While Nigerians were still digesting the first New Year message of the President Muhammadu Buhari on the mantra of next level agenda, the news of the hike in the electricity tariff surfaced like a whirlwind despite the epileptic electricity being supply for the existing tariff in every household across the country.
Based on the Nigerian Electricity Regulatory Commission (NERC’s) directive on January 4, 2020, the new tariff regime takes effect from January 1, 2020, and it is done based on changes in relevant macroeconomic variables, available generation capacity as at October 31, 2019, inflation rate, and other relevant data obtained from the Central Bank of Nigeria (CBN) and National Bureau of Statistics (NBS) which necessitated the amendment of the 2015 Multi Year Tariff Order (MYTO), apart from other self-inherent clauses backing the amendment.
Though, this appears to reflect the reality in the country but at the same time it seems the relevant data collected by the NERC from CBN and NBS fails to showcase the level of poverty and other manifestations which have subjected the electricity consumers especially, the workers to hardship in the recent time.
Probably, the NERC forgot to consider these factors before announcing the increment in the electricity Tariff in the proposed new order. In 2019, the World Poverty Clock revealed that the number of people living in an extreme poverty has jumped from 87 million it was in 2018 to 91.16 million in less than nine months.
Prior to this revelation, the NBS had in 2018, calculated the unemployment rate to 23.1 percent, while the underemployment rate to 20.1 per cent, making a total of 43.3 percent, of the population struggling to survive. This suggests that before any increment is made in the electricity tariff, they ought to be wide consultation in order to ascertain the economic strength of the consumers and best way to go about the hike which seems to be a missing link in this case.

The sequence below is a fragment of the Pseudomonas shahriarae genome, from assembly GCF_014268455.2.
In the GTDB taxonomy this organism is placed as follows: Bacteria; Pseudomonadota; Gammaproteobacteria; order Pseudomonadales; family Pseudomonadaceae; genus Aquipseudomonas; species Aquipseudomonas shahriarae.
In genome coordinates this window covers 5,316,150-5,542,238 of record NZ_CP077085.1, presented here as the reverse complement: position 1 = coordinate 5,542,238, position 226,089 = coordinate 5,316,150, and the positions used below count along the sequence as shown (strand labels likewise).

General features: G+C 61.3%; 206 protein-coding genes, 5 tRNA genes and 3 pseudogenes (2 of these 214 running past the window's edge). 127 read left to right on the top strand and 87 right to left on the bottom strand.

Although, based on the explanation of the chairman/chief executive officer of the commission, Prof. James Momoh, on January 6, before the implementation of the new tariff on April 1, 2020, the commission would have carried out a nationwide consultation with the necessary stakeholders in order to determine the next line of action.
However, this seems to be like putting the cart before the horse because it is the consultation that ought to be the first step before announcement. Peradventure, this would have saved the commission from making the hike a new year package for the nation because it would have greatly revealed the reality on ground to the commission.
As at today, the reality on ground is that the rate of inflation in the country has grown astronomically and as a result affected the prices of goods and services which had in turn created a mismatch between the incomes of workers and their expenses. This has aggravating a call for a new minimum wage which still remains a serious battle between the workers and some employers in most parts of the country.
Apart from this, the existing power supply seems to be at variance with the existing electricity Tariff because the more money paid the less power supply. This has crippled so many businesses and contributed largely to the army of the unemployed people struggling to pay the existing tariff.
Though, there is nothing wrong in increasing electricity tariff because electricity requires serious maintenance to function effectively but it becomes a matter of concern when there is a great disequilibrium between the money collected and the power supplied.
This has been the major issue from the time of the Electricity Company of Nigeria to the National Electric Power Authority to Power Holding Company of Nigeria down to this era of privatisation when we now have the triumvirate of power generation, transmission and distribution companies.
In fact, despite the billions of Naira sunk into various projects in the sector the story still remains the same. This prompted President Buhari in 2018 to ask question on where lies the light despite the 16 billion dollars sunk into the sector by his predecessor? Though, no much improvement has been made since the present administration took over the mantle of power.
Adding salt to the injury is the issue of estimated billing which needs to be criminalised before any hike is done in the electricity tariff. Currently, about 70 per cent of electricity consumers are still being subjected to estimated billing which gives rooms for systemic stealing.
Up till date, there are some communities in Nigeria which cannot describe the shape of the pre-paid meter they have paid for many years ago while in some communities, it is the community association that purchased and installed transformer, poles, wires, among others, themselves.
So, rather than justifying the hike in the electricity tariff with the clauses in the 2015 MYTO, the NERC should focus on how to improve power supply and give free meter to every household in Nigeria in order to stop the day light robbery being covertly or overtly perpetuated by the bad elements within the system.
Oluwasanmi writes from Ibafo, Ogun stateNo tags for this post.